For years I’ve been avoiding the topic of the islands in the Southeast Asian Sea, in part because I’ve been turned off by the way that many people have approached this topic. In article after article I’ve seen authors simply take current ideas about sovereignty and then project them into the past.
So, for instance, if a map from the early nineteenth century has a line around some islands, then someone will interpret this as proof that the islands were part of the “sovereign territory” of a nation.
The problem, of course, is that the concept of sovereignty did not exist in Asia at that time. Yes, of course kingdoms had territory and maps existed, but none of this was conceived in the exact same way that it is today.
Instead, people think the way they do today about their country’s land because they have adopted many ideas from the West (including the concept of sovereignty). This transformation is nicely documented for Siam in Thongchai Winichakul’s Siam Mapped, but the same transformation took place in all of the other areas of Asia as well.
Beyond that, there is the added level of complexity that comes from the fact that at the same time that ideas like sovereignty were introduced, a place like Vietnam went from being a premodern kingdom, to a part of the French colonial empire, to a part of the Japanese wartime empire, to an independent nation, all of which had an impact on actual territorial borders as well as the way that territory was conceived. (Christopher Goscha’s Going Indochinese: Contesting Concepts of Space and Place in French Indochina deals with some aspects of this topic.)
The question then becomes how do you determine sovereignty today in the aftermath of all of these intellectual and political changes?
As I said, what many people have been doing has just been to take our current understanding of sovereignty and to then look for evidence to support the idea that islands in the sea “belonged” to a “nation” in the past.
A loyal reader recently encouraged me to read Vô Long Tê’s 1974 work, Les Archipels de Hoàng-Sa et de Trường-Sa selon les Anciens Ouvrages Vietnamiens d’Histoire et de Géographie. The author did a wonderful job of collecting together information from pre-twentieth-century Vietnamese sources that make reference to the Paracels and the Spratlys. However, his analysis largely follows the same logic as that of many people today, i.e., the existence of references to these islands in Vietnamese sources demonstrates that they have long been part of the national territory.
What I find more interesting in this book is the information that Vô Long Tê included about the efforts of the French to demonstrate that the Paracels and Spratlys were part of their empire. In particular, the author cites public declarations that the French authorities made in the 1930s that clearly stipulated that those islands were part of French Indochina.
This led me to look for more information about that period. In the process I came across an interesting article from 1933 by Olivier A. Saix which talked about the efforts on the part of the French at that time to annex the Paracels.
In order to do this, the French did a couple of things: 1) they tried to prove that no one else had a valid claim to those islands, and 2) they sent someone to look through pre-twentieth-century Vietnamese sources to find evidence that the islands were historically part of the Vietnamese empire.
In this respect, what the French did was exactly what many Vietnamese are doing today. However, in addition to these activities, the French did much more. First, they made a public declaration of their claim to the islands (as detailed in Vô Long Tê’s book), and second, they sent people to peacefully establish a government presence on those islands.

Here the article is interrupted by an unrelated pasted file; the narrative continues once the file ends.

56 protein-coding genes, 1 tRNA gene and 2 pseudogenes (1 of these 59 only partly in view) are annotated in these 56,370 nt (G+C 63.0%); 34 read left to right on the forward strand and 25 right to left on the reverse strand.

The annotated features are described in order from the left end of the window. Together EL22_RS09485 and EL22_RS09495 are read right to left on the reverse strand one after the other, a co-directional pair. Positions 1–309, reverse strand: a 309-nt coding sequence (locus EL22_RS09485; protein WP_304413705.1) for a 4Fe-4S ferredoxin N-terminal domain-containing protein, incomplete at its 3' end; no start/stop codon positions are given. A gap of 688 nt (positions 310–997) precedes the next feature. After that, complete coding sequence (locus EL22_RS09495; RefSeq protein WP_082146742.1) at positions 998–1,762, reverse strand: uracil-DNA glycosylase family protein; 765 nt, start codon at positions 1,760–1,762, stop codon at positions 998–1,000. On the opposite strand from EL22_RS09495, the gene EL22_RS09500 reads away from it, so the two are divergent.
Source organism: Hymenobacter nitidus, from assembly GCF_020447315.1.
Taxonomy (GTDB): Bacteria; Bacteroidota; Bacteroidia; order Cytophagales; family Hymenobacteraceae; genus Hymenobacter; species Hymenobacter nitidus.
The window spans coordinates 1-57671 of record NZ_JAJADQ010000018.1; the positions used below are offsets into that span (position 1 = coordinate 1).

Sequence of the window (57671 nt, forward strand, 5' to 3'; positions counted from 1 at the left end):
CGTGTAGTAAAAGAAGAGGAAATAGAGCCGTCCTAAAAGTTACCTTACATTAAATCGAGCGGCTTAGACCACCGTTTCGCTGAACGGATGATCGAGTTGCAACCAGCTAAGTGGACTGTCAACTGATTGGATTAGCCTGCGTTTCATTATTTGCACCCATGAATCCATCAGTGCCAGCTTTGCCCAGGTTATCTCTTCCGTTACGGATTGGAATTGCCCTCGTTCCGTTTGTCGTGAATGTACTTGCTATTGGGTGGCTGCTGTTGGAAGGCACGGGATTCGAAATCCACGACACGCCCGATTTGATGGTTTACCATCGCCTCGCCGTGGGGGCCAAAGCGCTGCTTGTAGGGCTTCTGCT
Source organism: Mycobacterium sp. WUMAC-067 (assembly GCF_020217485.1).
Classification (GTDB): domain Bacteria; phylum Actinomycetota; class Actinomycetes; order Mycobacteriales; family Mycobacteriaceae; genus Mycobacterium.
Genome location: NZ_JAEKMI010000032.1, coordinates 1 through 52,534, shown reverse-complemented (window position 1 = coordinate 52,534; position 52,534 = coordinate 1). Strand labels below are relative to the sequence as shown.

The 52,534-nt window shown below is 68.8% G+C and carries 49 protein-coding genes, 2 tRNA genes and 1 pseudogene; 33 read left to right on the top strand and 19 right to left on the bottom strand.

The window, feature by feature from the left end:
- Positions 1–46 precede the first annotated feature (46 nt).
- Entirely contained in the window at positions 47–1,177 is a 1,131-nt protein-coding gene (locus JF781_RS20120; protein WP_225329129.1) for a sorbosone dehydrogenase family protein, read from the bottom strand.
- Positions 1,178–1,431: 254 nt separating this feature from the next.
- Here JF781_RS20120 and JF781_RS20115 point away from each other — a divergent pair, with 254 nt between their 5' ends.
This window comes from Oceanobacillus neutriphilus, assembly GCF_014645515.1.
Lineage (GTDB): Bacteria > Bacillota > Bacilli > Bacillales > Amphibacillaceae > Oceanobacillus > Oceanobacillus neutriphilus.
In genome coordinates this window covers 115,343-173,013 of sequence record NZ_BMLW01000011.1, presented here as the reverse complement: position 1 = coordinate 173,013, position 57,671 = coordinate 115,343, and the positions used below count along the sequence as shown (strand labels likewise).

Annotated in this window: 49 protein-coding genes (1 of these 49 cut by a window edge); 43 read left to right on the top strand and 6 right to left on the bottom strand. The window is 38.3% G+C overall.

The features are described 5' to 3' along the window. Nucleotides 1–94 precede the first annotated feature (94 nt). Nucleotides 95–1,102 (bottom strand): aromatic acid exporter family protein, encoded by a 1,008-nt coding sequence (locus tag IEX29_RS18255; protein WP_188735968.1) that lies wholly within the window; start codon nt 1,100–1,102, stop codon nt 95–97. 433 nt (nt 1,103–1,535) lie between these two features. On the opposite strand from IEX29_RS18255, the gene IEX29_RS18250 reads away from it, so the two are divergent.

I think these last two actions are important, as I was reading an article today by Hong Thao Nguyen entitled “Vietnam’s Position on the Sovereignty over the Paracels & the Spratlys: Its Maritime Claim” in which the author pointed out that in determining the sovereignty of contested areas, international law has in some cases relied on something known as the “principle of effectiveness” which essentially argues that a state can claim sovereignty over unclaimed (res nullius) and abandoned (res derelicta) territories through the “peaceful and continuous display of State authority.”
While the Nguyễn Dynasty exerted some authority over the Paracels and Spratlys, it looks to me like it was the French who were the first to demonstrate a “peaceful and continuous display of State authority” over the Paracels.
What is more, they did so at a time when the concept of sovereignty, and when international laws that recognized sovereignty, had become well established in Asia.
Now I’m sure that international law is much more complex than this, but it also seems to me that the key to demonstrating sovereignty in that region is not by showing “who was there first” and assuming that sovereignty is something eternal, but instead by demonstrating who established sovereignty over those islands through the means that international law can recognize.
If the French were the first to clearly do that, then the next question to consider would be how the authority of a colonial empire gets passed on to an independent state.
That topic is too complex for my simple mind, so it’s time for me to stop writing about this topic, but I think that the key to this topic is seeing where history and international law intersect, and as far as I can tell, that first happened in the 1930s (but there are undoubtedly people more knowledgeable about this topic than me who have other ideas).
In any case, trying to find sovereignty before there was sovereignty just doesn’t make sense to me.
For those who are interested, I’m attaching below a copy of Vô Long Tê’s book and the article by Saix.